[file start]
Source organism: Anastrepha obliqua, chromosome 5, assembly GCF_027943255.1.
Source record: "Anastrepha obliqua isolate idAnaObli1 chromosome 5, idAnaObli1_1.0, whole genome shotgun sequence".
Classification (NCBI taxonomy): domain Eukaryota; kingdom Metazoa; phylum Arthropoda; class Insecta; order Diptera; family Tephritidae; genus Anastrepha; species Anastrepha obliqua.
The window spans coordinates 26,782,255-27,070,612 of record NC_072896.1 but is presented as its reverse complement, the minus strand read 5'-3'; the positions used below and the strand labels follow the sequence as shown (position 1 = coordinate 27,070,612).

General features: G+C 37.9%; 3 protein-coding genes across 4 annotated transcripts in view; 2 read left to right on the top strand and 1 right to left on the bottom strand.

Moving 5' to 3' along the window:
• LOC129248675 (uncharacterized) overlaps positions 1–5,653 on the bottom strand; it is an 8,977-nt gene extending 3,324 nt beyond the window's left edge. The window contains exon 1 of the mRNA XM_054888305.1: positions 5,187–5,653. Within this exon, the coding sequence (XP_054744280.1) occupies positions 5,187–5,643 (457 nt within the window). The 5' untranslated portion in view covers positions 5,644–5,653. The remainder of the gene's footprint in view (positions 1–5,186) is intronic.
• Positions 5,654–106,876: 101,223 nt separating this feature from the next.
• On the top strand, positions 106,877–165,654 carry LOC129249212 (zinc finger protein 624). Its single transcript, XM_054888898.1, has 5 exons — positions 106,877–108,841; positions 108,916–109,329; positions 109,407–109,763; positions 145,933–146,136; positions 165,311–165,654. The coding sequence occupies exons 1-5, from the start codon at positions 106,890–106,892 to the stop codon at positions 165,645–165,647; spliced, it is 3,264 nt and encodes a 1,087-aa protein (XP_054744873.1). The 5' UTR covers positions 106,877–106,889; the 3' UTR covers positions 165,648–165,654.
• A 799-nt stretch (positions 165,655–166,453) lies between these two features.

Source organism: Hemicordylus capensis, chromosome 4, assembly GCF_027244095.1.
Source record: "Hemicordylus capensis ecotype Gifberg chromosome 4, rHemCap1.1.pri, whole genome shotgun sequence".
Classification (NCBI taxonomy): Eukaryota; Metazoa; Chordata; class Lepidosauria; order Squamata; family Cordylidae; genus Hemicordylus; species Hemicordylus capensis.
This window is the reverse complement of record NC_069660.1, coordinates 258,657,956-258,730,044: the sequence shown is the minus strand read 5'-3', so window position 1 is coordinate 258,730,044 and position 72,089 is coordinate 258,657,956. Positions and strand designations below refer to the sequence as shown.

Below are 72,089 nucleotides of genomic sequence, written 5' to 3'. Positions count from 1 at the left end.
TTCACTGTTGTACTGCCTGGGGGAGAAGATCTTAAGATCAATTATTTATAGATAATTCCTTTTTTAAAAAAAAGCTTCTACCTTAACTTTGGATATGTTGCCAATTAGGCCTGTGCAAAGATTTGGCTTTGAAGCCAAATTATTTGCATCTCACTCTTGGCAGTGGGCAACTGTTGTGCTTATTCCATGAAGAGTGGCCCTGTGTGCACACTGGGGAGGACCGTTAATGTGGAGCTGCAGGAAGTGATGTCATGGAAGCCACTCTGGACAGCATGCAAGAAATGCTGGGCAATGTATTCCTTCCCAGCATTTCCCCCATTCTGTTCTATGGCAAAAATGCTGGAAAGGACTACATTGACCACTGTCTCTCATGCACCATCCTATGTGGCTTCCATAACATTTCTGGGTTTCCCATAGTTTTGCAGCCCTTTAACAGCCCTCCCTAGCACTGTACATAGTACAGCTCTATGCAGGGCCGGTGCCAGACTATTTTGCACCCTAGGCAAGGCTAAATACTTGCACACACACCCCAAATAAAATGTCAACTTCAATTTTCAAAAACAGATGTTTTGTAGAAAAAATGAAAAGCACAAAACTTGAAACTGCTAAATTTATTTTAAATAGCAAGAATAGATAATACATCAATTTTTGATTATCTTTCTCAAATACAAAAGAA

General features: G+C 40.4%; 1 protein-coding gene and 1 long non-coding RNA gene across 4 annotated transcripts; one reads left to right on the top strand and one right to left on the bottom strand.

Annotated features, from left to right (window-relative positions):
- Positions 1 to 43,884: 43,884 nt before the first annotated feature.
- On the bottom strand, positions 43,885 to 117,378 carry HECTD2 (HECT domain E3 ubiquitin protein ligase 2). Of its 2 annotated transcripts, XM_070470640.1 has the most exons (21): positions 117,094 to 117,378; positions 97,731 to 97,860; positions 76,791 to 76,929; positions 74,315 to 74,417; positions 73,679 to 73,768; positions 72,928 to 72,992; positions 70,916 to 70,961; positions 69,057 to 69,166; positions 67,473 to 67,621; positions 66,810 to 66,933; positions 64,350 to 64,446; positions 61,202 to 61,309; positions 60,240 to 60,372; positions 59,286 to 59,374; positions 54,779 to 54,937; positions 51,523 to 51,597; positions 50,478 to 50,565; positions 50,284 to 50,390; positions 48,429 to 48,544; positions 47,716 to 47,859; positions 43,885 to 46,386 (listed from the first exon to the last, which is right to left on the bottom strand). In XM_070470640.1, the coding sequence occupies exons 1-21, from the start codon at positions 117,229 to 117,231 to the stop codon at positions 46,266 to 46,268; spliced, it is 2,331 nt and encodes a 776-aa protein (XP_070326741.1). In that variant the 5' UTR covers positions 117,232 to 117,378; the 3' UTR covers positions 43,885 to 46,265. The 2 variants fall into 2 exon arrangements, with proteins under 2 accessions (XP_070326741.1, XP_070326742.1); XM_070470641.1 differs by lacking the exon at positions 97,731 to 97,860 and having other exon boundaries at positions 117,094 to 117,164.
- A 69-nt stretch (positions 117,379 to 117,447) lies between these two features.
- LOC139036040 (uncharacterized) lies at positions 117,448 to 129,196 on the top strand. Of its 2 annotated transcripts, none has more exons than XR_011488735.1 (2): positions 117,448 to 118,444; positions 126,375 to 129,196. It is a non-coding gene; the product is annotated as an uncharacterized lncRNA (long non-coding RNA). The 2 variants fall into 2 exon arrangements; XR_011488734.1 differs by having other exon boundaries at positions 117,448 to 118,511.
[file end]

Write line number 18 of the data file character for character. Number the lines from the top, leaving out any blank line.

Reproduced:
Annotated features, from left to right (window-relative positions):